ANA
Premium Journalist
2 minute read
17 Apr 2015
1:28 pm

African envoys vow to defeat xenophobia

ANA

Ambassadors from African countries vowed on Friday to work closely with the South African government to stem xenophobic violence spreading across the country.

FILE PICTURE: An Ethopian woman holds her countries flag at the Durban city hall showing the blood of her brother who was hit along the Pixley Ka Seme street in Durban. Picture Phumlani Thabethe

Dean of Diplomatic Corps, Democratic Republic of Congo Ambassador Bene M’Poko told reporters in Pretoria that there was unity of purpose and solidarity amongst the African states. “We, as Africans, and South Africa are going to work together to end this violence. We defeated colonialism, we defeated apartheid by working together so we are confident that if we put our heads together we are going to stop this,” he said.

“There are structured that have been put in place so that we can interact until we come to the end of this thing and to ensure that it doesn’t happen again.”  International Relations Minister Maite Nkoana-Mashabane had a meeting with African heads of diplomatic missions accredited to Pretoria.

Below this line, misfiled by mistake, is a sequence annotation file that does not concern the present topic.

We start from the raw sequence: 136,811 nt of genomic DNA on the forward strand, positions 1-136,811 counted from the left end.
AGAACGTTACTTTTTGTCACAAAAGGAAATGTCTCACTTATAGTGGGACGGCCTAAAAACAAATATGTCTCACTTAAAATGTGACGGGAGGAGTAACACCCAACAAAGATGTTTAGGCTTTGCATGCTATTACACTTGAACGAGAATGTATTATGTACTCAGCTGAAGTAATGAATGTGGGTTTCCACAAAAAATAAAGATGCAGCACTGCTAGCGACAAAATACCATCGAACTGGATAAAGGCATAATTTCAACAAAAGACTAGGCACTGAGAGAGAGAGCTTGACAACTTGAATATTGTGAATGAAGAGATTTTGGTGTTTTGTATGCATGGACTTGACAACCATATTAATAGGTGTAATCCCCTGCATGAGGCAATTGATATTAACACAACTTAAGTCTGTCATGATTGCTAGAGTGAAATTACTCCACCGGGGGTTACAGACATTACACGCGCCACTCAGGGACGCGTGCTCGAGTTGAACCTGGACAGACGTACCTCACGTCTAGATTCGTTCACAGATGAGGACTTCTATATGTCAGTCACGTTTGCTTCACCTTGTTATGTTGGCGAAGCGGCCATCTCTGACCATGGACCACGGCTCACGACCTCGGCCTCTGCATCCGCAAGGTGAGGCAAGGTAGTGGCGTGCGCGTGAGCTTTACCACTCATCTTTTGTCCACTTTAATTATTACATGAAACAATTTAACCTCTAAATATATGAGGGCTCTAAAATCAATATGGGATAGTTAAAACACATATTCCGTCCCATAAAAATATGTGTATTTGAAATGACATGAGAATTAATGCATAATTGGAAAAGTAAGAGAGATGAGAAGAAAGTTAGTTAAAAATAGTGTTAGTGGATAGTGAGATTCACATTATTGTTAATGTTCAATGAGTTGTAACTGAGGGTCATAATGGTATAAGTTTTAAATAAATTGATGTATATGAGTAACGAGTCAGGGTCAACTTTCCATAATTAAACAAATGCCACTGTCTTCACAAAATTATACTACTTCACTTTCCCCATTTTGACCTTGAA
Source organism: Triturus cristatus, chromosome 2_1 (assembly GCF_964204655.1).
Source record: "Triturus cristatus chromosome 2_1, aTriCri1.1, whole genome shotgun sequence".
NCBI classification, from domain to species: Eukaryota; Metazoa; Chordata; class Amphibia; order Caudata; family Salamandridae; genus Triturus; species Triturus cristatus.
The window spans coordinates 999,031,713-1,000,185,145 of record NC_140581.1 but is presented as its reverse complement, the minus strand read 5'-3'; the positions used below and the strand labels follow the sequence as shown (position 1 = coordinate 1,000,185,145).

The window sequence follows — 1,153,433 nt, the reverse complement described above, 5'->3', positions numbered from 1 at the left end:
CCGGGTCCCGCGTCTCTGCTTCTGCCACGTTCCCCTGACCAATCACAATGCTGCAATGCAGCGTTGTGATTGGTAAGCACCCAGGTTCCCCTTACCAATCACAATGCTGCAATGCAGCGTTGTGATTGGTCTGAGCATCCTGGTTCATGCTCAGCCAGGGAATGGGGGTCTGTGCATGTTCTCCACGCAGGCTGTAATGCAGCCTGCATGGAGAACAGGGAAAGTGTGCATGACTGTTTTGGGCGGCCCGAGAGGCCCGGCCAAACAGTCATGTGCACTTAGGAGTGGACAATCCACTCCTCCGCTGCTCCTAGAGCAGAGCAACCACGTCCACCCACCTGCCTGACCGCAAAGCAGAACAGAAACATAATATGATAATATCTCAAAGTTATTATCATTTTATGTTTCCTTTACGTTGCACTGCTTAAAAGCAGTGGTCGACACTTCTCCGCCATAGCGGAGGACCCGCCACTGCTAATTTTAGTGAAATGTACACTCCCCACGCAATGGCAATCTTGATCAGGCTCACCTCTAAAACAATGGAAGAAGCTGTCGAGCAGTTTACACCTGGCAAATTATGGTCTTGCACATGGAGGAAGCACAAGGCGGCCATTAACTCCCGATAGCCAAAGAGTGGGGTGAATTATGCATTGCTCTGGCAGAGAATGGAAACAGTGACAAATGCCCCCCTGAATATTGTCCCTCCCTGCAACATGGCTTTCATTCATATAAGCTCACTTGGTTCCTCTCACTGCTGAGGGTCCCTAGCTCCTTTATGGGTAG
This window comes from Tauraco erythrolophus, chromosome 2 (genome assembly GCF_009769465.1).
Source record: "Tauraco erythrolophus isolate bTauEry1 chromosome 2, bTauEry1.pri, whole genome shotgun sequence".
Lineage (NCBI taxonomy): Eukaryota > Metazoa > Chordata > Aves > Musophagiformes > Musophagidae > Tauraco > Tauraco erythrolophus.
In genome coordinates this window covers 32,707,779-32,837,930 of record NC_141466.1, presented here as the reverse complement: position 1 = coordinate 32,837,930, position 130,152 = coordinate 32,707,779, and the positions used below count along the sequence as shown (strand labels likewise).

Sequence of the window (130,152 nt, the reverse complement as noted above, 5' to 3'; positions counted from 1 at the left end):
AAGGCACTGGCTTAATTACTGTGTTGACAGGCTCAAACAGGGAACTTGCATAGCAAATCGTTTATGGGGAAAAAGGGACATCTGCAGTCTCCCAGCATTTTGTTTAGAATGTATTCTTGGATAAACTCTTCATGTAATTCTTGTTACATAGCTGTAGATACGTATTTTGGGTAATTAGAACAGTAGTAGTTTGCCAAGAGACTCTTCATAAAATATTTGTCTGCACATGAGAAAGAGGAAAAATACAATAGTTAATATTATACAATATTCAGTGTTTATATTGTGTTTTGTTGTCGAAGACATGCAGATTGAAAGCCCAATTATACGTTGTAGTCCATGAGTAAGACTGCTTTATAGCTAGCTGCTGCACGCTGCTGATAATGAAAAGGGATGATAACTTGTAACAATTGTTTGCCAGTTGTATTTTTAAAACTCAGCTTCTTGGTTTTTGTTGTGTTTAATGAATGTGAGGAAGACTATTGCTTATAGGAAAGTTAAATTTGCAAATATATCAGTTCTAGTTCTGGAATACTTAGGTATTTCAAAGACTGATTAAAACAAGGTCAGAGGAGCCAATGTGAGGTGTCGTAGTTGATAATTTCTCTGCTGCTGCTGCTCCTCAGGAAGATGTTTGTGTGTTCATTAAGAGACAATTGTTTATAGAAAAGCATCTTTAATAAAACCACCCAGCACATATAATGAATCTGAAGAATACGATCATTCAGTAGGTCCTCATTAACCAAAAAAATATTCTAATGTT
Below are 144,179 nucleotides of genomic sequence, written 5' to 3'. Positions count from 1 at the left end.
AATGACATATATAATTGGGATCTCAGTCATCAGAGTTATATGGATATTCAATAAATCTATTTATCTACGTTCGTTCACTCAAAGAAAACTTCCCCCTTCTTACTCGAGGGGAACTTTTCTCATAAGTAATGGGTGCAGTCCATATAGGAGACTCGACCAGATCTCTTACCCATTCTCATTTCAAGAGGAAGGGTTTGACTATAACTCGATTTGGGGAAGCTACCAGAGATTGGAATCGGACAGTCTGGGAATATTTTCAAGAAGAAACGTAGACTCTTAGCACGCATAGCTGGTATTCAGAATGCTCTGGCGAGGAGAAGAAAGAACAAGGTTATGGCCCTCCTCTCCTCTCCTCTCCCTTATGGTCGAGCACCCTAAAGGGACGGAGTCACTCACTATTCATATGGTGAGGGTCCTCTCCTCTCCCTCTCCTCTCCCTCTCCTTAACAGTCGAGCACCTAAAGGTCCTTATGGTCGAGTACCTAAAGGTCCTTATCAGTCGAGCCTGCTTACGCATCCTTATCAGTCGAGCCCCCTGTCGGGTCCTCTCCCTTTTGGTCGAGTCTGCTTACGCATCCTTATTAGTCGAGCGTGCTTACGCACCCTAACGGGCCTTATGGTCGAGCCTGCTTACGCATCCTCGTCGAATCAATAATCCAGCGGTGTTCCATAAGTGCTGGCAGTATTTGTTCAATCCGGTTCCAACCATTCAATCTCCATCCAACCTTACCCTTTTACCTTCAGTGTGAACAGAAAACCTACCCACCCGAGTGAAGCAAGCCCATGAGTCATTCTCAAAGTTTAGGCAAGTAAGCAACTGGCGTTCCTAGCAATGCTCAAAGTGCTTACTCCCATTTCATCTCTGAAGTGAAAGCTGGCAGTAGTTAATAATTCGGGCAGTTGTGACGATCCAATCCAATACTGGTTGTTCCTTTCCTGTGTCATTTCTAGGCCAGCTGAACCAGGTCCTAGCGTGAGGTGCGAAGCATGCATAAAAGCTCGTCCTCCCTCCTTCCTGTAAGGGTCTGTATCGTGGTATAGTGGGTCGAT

The meeting followed numerous incidents of xenophobic violence targeting mainly African immigrants. Maite-Nkoana said South Africa appeals to African countries not to retaliate.

“We communicate with our fellow African brothers and sisters through diplomatic representation here in the country. Beyond that, South Africa has more than 45 embassies and high commissions across the continent, they will also be taking messages to the governments,” she said.

“We need to nip this in the bud. We say no to xenophobia. United we stand.” There were reports of African countries threatening retaliatory action against South African citizens and investments within their borders.

Nkoana-Mashabane said all African countries with missions in South Africa were represented at the Friday meeting. She said South Africa appreciates and acknowledged the role played by African countries in the liberation struggle.

“Africans have invested through life and limb, politically, economically and socio-culturally with South Africa,” she said.

“The ambassador of Mauritania was reminding us earlier that OR Tambo our elder statesman carried a Mauritanian passport in 1962. That’s why these investments Africans have made since that time should not be compromised in one day.”